Howsoever, what Mansfield advocates is a pick'n mix bilateral agreement, adopting a position "somewhere between that of Turkey's and Switzerland's membership of EFTA". This is not only politically unattainable in the timescale, it is incoherent.

Turkey's relationship with the EU is of membership of a Customs Union. Switzerland has bilateral free trade deals with the EU. The relationship with the Swiss deals and EFTA is complex. Some are via EFTA, some are outside. But the one thing absolutely certain is that there is no position at all between Turkey and Switzerland. Mansfield is comparing chalk and cheese.

And, having talked so some of the other competitors last night, I know that we were not the only entrants to point out the impossibility of attaining an ab initio bilateral deal within the two years.
The big danger now is that the eurosceptic movement will be hampered by this paper which now has "prestige" and is seen as best way forward. Europhiles will take great delight in taking it apart - it will be seen as the best eurosceptics can offer. It’s going to be akin to shooting fish in a barrel. Huge damage has been done.

I'll end this post with the now ironic words of one of the judges:
“In the past most politicians have focused on the economic rather than the political implications of the European Union. The debate about Europe‘s future is a battle of ideas and ideologies. The European Union has always been a deeply political project."
The IEA is simply another London based institution that will not understand how or why the EU exists. It's lost any credibility it had left whatsoever.

Saturday, 5 April 2014

Comments Moderation

For the first time ever since this blog has gone live, I've managed to attract a troll prompted by my previous post about complaining to the PCC over Mats Persson. As such, despite being warned, the persistence of this blog's troll has meant that I have had to invoke comment moderation.

My policy on comments though remains the same; any criticism, however harsh of the post or me (as long as it's not of a racist or gratuitous nature) is welcome, but I won't accept my hospitality being abused with extensive use of capitals and repeated content.

Thus any genuine comments may incur a slight delay before being published. I thank my readers for their patience.

Wednesday, 2 April 2014

Openly Lying Europe (2)

Being a polite gentleman of an English persuasion I would never dream of accusing Mats Persson from Open Europe of being an insidious, dishonest, and deceitful liar.

However, despite that Persson has been corrected many times over the issue that Norway does have a say -indeed more than the UK - over EU Single Market rules, Persson persists in the Daily Telegraph with his inaccuracies. With this in mind I complained to the Press Complaints Commission. Obviously I'm under no illusions that little will change but a marker has to be put down. I reproduce my complaint below in full:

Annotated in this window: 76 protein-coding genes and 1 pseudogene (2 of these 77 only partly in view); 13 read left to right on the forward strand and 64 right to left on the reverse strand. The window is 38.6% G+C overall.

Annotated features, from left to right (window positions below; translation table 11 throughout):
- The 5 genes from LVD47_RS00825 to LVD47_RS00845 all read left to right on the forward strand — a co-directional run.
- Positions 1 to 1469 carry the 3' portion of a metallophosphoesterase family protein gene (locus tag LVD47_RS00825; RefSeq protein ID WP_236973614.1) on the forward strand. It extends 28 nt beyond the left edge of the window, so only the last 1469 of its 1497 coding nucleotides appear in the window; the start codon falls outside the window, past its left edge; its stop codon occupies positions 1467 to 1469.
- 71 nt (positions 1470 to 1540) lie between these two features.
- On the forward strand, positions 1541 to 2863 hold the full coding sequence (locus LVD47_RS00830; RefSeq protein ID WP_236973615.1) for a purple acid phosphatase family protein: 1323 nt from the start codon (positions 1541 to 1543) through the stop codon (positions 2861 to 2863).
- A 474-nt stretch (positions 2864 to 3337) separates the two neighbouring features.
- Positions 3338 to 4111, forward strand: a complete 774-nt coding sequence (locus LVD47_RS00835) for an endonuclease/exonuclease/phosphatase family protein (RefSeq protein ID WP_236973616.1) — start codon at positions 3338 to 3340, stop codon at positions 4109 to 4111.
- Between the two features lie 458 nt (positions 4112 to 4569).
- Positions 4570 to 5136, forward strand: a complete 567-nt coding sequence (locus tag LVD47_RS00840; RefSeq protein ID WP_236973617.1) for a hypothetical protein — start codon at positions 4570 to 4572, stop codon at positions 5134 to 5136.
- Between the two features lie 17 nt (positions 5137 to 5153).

Dear Sirs

I’m writing to you wishing to draw your attention to an article on the Daily Telegraph website by Mats Persson Director of the think tank Open Europe. He writes about the important issue of the UK’s membership of the European Union - more specifically in this case the possible method of leaving. The website URL in question is below:

http://blogs.telegraph.co.uk/finance/matspersson/100026967/leaving-the-eu-how-article-50-could-make-the-divorce-very-tricky-for-britain/

My reason for contacting the Press Complaints Commission is that I have deep concerns that much of the article is incorrect and factually wrong. In particular I wish to highlight this paragraph regarding the debate about the UK’s role in the EU:
"If only it was that simple. There’s no good off-the-peg model that the UK can simply adopt should it leave the EU. The Norwegian (“regulation without representation)…"
Persson's dismissal of the Norway option (“regulation without representation”) has been repeated before despite being corrected personally to Persson himself and in the comments (url below)

http://blogs.telegraph.co.uk/finance/matspersson/100022087/brixit-why-the-norwegian-model-simply-wouldnt-work-for-the-uk/

Mats Persson's argument relies heavily on the false doctrine that Norway has "no influence" in making EU law. However this is simply factually untrue, Norway has more influence than the UK regarding Single Market rules as illustrated below:

A) Many of Single Market laws are made at an international level for example the WTO – Norway gets to represent itself while the UK has only 8% influence with the EU which represents us on our behalf.